“I can't wait to get it home and try it out!”

English Lesson: I can't wait to get it home and try it out!

You bought a new tablet computer today. You're excited about it, so you say this to your partner as you're leaving the store.

I can't wait to get it home and try it out!

Join PhraseMix Premium or sign in to listen to this lesson and 2,273 others!

get (something) home

When you buy something new, you take it back home with you. To describe this action, use the phrase "get it home":

I can't wait to get it home and try it out!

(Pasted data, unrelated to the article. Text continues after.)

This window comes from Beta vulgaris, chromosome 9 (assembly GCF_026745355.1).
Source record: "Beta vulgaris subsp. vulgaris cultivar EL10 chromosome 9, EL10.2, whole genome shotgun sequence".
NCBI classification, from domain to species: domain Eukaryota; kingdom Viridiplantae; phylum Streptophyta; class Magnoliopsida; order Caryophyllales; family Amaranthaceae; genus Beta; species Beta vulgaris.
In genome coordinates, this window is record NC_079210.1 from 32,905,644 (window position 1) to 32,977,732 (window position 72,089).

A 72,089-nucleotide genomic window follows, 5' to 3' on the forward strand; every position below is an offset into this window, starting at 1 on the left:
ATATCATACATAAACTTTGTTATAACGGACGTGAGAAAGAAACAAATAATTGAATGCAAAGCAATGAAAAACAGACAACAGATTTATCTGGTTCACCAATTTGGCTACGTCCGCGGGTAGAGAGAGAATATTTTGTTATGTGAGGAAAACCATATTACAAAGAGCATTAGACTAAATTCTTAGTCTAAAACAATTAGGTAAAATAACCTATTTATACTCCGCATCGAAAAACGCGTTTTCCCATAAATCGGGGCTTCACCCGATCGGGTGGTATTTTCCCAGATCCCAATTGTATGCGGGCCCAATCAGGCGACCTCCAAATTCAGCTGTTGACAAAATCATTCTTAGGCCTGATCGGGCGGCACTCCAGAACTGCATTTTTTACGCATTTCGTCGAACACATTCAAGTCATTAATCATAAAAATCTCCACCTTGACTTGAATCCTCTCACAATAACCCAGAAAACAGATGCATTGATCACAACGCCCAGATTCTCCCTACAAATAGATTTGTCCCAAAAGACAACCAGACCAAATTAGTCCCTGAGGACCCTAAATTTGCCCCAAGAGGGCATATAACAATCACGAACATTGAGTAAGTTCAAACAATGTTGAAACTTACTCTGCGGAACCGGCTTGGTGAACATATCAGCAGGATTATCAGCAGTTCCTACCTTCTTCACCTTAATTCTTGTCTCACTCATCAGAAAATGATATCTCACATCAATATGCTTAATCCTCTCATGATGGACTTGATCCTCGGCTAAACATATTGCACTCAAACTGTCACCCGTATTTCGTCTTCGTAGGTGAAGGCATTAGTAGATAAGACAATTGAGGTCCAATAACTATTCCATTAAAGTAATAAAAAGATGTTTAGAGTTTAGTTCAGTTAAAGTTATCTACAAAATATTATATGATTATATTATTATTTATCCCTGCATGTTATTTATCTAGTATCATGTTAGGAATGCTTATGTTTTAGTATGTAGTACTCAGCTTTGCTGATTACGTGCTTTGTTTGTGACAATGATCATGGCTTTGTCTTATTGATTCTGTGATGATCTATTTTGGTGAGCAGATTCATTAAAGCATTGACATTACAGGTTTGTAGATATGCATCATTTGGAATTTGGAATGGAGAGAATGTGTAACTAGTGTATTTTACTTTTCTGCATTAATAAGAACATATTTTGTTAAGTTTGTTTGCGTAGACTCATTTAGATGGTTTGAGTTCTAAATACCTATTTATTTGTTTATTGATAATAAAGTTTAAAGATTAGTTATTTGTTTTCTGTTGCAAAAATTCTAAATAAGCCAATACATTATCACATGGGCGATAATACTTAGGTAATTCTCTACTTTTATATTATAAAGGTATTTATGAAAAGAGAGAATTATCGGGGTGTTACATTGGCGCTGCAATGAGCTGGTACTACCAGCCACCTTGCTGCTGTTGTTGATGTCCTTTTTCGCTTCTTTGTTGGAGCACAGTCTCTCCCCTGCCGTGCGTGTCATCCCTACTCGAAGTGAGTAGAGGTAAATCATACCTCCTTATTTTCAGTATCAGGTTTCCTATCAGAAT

This phrase is only used for new things that you buy, get as a gift, or are given at work.

I can't wait to (do something)!

You say this when you're excited about something:

I can't wait to see you!

I can't wait to finally be finished with school.

You can also just say "I can't wait!"

A: So I'll see you next weekend.

B: Great! I can't wait!

try (something) out

The phrase "try ___ out" means to use something for the first time.

The phrase "try ___" is good for actions:

I'd like to try skiing.

Or for eating things:

Have you tried the crab cakes?

But when you're talking about using an object, like a tool, an electronic device, etc., "try out" is usually better.